The right and wrong ways to be a feminist

Farah Faiza

Feminism started as a movement to help further rights in terms of equality for women. However, as more barriers have been brought down, more issues have been raised, changing the meaning of the feminist movement.

In fact, rather than solving more problems or acting as a safe haven for women, it’s become a point of division instead of a unifying fight for equality. Feminists often can’t settle on an assenting opinion for important topics like abortion and display problematic behaviors amongst themselves, such as excluding members or groups that they should instead be defending.

This exclusion, which is specifically geared toward women of color and transgender women, prompted many feminists who don’t agree with this method to coin their own term: intersectional feminism. This term visibly identifies a rift in the movement over an issue that has already been present since the women’s suffrage movement. Susan B. Anthony, a “feminist icon” fought so women could vote, but only believed that white women should gain that privilege.

Women of color, black women in particular, have had their valid complaints dismissed or silenced because they don’t relate back to issues that concern white feminists.

White feminists have always had a greater impact and several of them use their platform to bring light to barriers that women of color face. When actress Jessica Chastain used her platform to ensure that for their upcoming Christmas film, her co-star Octavia Spencer received equal pay, she made an appropriate use of her power. White women may not understand the struggles of women of color, but that doesn’t mean they cannot advocate for them.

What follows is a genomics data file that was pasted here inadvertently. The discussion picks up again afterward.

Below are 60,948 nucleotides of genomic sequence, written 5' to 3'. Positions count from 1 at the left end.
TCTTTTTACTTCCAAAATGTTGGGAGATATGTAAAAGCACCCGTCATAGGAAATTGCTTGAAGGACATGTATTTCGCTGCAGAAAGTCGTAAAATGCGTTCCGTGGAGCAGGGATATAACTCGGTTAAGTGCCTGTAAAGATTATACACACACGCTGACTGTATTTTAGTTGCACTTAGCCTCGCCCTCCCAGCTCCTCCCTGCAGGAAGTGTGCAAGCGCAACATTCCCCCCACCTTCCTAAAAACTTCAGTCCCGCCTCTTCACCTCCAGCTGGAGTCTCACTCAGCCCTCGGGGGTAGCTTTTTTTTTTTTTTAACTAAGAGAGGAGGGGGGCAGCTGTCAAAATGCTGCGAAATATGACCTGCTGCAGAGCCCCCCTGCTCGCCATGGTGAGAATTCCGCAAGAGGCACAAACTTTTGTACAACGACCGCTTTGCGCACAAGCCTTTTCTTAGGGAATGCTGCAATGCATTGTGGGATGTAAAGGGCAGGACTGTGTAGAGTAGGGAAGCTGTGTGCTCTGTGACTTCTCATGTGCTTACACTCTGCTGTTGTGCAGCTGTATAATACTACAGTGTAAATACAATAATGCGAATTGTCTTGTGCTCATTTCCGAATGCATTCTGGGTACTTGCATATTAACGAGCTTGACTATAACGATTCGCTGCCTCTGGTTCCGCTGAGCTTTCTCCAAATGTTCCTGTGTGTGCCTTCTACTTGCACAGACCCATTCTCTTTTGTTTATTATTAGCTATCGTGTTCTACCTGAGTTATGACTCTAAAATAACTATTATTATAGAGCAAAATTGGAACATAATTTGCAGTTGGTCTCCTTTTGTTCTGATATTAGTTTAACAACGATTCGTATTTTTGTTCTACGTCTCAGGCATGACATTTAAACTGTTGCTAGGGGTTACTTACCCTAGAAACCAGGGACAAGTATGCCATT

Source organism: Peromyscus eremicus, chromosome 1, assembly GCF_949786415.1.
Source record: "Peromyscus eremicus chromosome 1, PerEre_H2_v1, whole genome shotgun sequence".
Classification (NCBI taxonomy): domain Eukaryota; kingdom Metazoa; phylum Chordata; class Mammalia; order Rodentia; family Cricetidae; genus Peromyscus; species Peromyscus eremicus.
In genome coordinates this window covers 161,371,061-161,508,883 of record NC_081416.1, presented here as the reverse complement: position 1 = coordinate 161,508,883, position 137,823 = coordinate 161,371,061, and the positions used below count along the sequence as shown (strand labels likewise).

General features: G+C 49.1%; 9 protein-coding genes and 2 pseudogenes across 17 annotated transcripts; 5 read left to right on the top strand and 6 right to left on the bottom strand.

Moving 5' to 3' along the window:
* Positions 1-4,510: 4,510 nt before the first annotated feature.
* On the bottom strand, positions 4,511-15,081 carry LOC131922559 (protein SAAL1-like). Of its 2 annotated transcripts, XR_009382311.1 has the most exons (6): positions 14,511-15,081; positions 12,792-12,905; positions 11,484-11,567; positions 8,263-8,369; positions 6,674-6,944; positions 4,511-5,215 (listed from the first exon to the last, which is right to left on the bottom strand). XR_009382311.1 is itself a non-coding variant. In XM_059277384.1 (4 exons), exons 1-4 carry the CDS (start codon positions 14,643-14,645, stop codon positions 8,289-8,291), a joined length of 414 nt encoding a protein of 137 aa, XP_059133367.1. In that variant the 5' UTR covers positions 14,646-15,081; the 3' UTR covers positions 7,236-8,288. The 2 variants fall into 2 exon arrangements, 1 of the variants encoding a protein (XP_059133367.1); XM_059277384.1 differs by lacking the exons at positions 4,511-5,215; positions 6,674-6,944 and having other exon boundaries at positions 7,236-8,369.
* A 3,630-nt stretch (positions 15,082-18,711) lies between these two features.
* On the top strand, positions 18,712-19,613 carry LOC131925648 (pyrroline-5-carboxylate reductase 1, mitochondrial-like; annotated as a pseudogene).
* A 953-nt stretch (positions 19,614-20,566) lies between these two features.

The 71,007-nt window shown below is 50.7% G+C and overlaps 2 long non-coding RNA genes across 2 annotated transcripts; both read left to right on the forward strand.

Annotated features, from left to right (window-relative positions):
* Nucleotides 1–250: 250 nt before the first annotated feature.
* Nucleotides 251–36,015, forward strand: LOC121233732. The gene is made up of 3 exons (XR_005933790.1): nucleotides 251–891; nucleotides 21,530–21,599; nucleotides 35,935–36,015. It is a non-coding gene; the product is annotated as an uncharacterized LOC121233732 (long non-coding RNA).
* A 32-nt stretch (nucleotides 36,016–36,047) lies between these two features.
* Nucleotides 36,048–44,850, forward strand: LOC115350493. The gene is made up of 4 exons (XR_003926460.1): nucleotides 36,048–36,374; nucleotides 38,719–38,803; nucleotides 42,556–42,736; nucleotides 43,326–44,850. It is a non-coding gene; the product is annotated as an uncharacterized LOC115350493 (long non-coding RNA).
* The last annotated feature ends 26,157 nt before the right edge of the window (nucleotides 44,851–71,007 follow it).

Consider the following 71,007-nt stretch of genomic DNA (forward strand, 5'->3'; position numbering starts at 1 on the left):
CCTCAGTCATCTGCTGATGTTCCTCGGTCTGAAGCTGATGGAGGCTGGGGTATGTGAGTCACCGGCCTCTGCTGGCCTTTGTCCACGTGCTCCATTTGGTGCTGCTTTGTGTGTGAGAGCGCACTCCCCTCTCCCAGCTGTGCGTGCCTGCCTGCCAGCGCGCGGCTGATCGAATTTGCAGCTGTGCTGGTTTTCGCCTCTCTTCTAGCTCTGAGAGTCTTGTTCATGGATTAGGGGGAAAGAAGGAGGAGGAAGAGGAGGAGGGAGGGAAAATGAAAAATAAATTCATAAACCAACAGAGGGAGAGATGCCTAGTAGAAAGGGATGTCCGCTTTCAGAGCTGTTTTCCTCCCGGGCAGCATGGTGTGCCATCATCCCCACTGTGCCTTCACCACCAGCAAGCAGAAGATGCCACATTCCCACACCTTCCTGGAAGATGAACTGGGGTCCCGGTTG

However, this can also lead to white women derailing and speaking over women of color, which prevents them from addressing their own struggles in the ways needed. A serious issue has been the lack of roles in Hollywood for women of color and transgender women. Rather than use her influence to help the two groups secure roles, self-proclaimed feminist Scarlett Johansson played the lead Major Kusanagi in “Ghost in the Shell,” which originally featured a Japanese woman in the anime. She later took the role of Tex Gill, a transgender man, in “Rub & Tug” and only dropped the role due to backlash rather than through the realization of her own mistake.

There’s also much shaming within the movement, evident with how some refuse to accept transgender women because they don’t consider them “actual women.” Women who choose to be housewives are at risk for shame, despite the feminist movement initially being about women having a choice, whether it’s to be a housewife or a career woman.

Feminism needs to be considered as a collective action and geared toward the betterment of the whole rather than the individual. The issue stems from the fact that individuals try to assess problems from their own standpoint and opinion but they should consider what is actually good for the majority of the women they claim to represent.

Right now, feminism is divided. But if the movement is more united on key issues such as inclusion and representation, then it will have a greater chance of success in achieving equality for women.